The 2019 victor at Liège, who has stood on every step of the podium at the race, has had a run of second places at the big races so far this season. Van Vleuten was just pipped by Cavalli on the Mur de Huy and was beaten in the sprint by the fast-finishing Lotte Kopecky (SD Worx) at the Tour of Flanders and Strade Bianche. It is a combination of near misses that has left her in the unusual position of heading toward the end of April without a Women's WorldTour victory for the season to her name.

However, she still has wins on the board at the 1.Pro-ranked Omloop Het Nieuwsblad and Setmana Ciclista Valenciana and in all three of those second places has delivered a powerful display, with a clear cut gap between her second place and the final step of the podium. That means it seems like it will be just a matter of time before the race falls in her favour and the top step once again belongs to her.

The form is clearly good, the teamwork putting her in the right spot at the right time and perhaps, with the slightly longer climbs of Liège, Sunday could be that time.

Elisa Longo Borghini (Trek-Segafredo)

Elisa Longo Borghini (Trek-Segafredo)

Elisa Longo Borghini (Trek-Segafredo) (Image credit: Rafa Gomez/SprintCyclingAgency)

Elisa Longo Borghini hasn't had the best spring season, battling with sinusitis and unable to deliver performances at the level she wanted, but then she took one of the most sought after victories of the season last weekend. The solo Paris-Roubaix winner, however, fell away from the top few positions at La Flèche Wallonne Féminine, saying there was a "fire in my legs, and the Mur de Huy was just a struggle." 

A few more days distance from the solo effort to the Roubaix velodrome, however, could make all the difference at Liège. The Italian rider came third in the race last year, part of the lead group of five but in the sprint fell behind Vollering and Van Vleuten.

As always, solo is the Italian rider's best chance of victory. While it was a group last year that came to line to sprint for the podium spots, the race often falls into the hands of a long break. In fact in 2020 it was teammate Lizzie Deignan who last delivered an Ardennes win for the team after attacking on the Côte de La Redoute and holding her gap to the line.

Liane Lippert (Team DSM)

Liane Lippert on the attack at Dwars door Vlaanderen

Liane Lippert on the attack at Dwars door Vlaanderen (Image credit: Getty Images Sport)

Liane Lippert may be a serious long-shot for the win but the steps of the podium certainly don't seem too far out of reach given recent performance. The Team DSM rider has twice stepped onto the podium in recent weeks, with a third at Amstel Gold Race and at Brabantse Pijl. 

What's more, in the La Flèche Wallonne finale she, for a time, managed to stick with the podium trio of Cavalli, Van Vleuten and Vollering. Ultimately, she faded to seventh, going into the red too long in pursuit of Van Vleuten's attack on the Mur de Huy, but the fact that she held in with the leaders so long is an indication of the form she is carrying into Sunday's race.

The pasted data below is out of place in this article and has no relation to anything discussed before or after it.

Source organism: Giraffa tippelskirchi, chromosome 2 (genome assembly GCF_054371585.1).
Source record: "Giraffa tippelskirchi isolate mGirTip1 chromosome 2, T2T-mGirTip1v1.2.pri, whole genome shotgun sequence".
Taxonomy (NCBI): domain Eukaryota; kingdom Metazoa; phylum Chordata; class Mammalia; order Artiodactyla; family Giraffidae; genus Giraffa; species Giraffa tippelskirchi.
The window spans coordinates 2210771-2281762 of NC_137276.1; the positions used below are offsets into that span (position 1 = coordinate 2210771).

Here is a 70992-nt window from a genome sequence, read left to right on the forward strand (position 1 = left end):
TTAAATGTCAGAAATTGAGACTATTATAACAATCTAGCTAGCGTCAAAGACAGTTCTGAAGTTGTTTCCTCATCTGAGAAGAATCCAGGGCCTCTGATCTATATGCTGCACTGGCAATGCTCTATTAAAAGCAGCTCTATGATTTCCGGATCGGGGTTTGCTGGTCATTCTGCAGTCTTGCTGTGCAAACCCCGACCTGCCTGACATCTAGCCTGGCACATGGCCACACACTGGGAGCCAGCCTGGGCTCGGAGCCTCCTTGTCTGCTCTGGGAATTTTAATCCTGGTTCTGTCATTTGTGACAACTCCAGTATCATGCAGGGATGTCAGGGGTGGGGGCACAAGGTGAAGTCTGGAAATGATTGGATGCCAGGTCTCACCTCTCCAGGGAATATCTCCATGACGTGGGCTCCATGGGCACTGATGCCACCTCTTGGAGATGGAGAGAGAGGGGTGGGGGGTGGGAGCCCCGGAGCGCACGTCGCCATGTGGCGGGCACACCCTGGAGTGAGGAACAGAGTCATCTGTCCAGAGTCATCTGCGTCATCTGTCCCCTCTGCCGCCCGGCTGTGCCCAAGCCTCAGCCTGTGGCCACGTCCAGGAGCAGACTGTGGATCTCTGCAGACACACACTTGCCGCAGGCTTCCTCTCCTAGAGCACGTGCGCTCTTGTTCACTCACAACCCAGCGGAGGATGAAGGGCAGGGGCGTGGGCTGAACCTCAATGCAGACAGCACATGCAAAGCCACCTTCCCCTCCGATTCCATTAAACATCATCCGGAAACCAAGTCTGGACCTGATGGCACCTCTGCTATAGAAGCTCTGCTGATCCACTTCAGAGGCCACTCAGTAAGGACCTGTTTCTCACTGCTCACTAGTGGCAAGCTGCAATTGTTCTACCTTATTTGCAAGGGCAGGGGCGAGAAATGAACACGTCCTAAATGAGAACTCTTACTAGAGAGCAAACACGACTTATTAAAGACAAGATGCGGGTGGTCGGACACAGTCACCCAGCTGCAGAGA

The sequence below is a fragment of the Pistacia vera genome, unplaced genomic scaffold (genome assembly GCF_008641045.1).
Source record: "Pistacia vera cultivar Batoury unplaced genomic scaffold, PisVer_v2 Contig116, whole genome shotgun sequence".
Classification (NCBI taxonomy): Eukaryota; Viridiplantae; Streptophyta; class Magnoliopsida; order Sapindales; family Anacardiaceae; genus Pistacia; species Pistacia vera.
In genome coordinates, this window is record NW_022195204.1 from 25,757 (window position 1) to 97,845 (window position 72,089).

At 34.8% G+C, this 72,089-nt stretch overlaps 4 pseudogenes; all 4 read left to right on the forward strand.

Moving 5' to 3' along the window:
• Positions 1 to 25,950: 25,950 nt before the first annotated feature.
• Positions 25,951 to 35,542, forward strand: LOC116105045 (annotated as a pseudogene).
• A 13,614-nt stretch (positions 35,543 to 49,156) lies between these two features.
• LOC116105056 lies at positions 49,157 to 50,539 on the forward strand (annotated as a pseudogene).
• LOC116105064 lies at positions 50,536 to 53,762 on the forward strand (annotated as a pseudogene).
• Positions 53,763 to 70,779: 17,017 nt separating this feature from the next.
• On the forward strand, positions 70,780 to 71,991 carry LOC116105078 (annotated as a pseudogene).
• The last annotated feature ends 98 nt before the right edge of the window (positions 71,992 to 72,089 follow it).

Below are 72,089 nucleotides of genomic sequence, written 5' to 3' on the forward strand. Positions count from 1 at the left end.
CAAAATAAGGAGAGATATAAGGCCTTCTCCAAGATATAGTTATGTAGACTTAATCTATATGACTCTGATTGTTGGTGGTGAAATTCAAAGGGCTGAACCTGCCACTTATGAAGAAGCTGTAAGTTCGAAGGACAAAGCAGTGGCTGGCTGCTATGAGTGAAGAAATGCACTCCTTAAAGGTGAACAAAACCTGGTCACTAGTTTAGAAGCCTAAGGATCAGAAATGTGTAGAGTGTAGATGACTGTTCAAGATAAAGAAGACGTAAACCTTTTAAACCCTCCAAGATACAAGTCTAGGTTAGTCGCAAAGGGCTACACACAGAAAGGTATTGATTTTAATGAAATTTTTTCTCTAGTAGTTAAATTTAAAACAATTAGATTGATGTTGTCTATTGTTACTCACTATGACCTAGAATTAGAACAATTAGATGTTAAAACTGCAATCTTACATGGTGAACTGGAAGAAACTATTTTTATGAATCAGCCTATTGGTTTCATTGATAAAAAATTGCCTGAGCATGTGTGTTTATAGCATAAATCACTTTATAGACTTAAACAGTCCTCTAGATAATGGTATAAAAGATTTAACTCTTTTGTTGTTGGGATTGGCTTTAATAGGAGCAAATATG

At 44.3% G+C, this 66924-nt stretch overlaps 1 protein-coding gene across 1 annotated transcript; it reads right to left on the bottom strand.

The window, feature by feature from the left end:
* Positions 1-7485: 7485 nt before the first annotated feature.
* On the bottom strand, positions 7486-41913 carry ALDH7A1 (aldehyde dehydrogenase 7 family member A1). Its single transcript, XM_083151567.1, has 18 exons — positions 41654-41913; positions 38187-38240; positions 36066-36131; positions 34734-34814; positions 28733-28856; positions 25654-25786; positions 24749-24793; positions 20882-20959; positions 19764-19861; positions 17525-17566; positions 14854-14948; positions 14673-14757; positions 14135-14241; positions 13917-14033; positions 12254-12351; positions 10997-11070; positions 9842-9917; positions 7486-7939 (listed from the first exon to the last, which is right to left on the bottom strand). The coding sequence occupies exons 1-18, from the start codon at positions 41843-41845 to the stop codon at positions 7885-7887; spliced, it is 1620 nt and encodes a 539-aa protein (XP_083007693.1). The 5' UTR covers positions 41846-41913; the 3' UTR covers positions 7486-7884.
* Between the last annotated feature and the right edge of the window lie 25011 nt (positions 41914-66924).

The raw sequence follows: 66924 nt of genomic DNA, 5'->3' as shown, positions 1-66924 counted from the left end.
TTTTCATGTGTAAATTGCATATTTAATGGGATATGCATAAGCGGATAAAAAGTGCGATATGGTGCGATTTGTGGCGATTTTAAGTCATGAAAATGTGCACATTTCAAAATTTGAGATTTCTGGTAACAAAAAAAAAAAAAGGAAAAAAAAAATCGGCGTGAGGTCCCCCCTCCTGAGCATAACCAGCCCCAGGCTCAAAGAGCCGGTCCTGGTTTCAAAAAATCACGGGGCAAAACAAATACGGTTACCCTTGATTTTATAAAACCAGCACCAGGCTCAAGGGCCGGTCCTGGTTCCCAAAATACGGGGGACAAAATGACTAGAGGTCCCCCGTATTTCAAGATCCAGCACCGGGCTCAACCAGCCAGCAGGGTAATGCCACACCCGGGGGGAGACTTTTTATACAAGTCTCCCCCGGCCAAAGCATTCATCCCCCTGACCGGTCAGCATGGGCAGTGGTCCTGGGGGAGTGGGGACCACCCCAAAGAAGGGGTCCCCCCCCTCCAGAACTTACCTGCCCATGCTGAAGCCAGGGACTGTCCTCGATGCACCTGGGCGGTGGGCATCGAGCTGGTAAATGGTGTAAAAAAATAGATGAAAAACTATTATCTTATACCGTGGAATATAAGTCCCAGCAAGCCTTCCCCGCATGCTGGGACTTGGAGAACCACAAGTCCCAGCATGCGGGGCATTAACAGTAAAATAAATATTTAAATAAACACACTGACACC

The 24-year-old last won at the start of 2020 at the Cadel Evans Great Ocean Road Race, but didn't compete at Liège in 2021. When Lippert last competed in 2020, she came 10th, finishing one position ahead of Vollering as she led a group of 15 over the line.

Kasia Niewiadoma (Canyon-SRAM)

Kasia Niewiadoma on the podium at Brabantse Pijl

Kasia Niewiadoma on the podium at Brabantse Pijl  (Image credit: Getty Images Sport)

Kasia Niewiadoma wasn't making any excuses after her La Flèche Wallonne 12th place, simply saying she didn't have the legs to stay at the front of the field. Though, given the result comes after a second at Brabantse Pijl and fifth at Amstel Gold, it's hard to write off the possibility that they may be back in time for Liège.

"Personally, I hope I can shake off the bad feelings and take Sunday as another opportunity for a win for the team,” said Niewiadoma.

The 27-year-old isn't a stranger to the podium in the Ardennes Classics, having won the Amstel Gold Race in 2019, coming second at Flèche Wallonne last year and she came third at Liège in 2017, as well as just missing the podium at the race in 2021.

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Australia Editor

Simone is a degree-qualified journalist that has accumulated decades of wide-ranging experience while working across a variety of leading media organisations. She joined Cyclingnews as a Production Editor at the start of the 2021 season and has now moved into the role of Australia Editor. Previously she worked as a freelance writer, Australian Editor at Ella CyclingTips and as a correspondent for Reuters and Bloomberg. Cycling was initially purely a leisure pursuit for Simone, who started out as a business journalist, but in 2015 her career focus also shifted to the sport.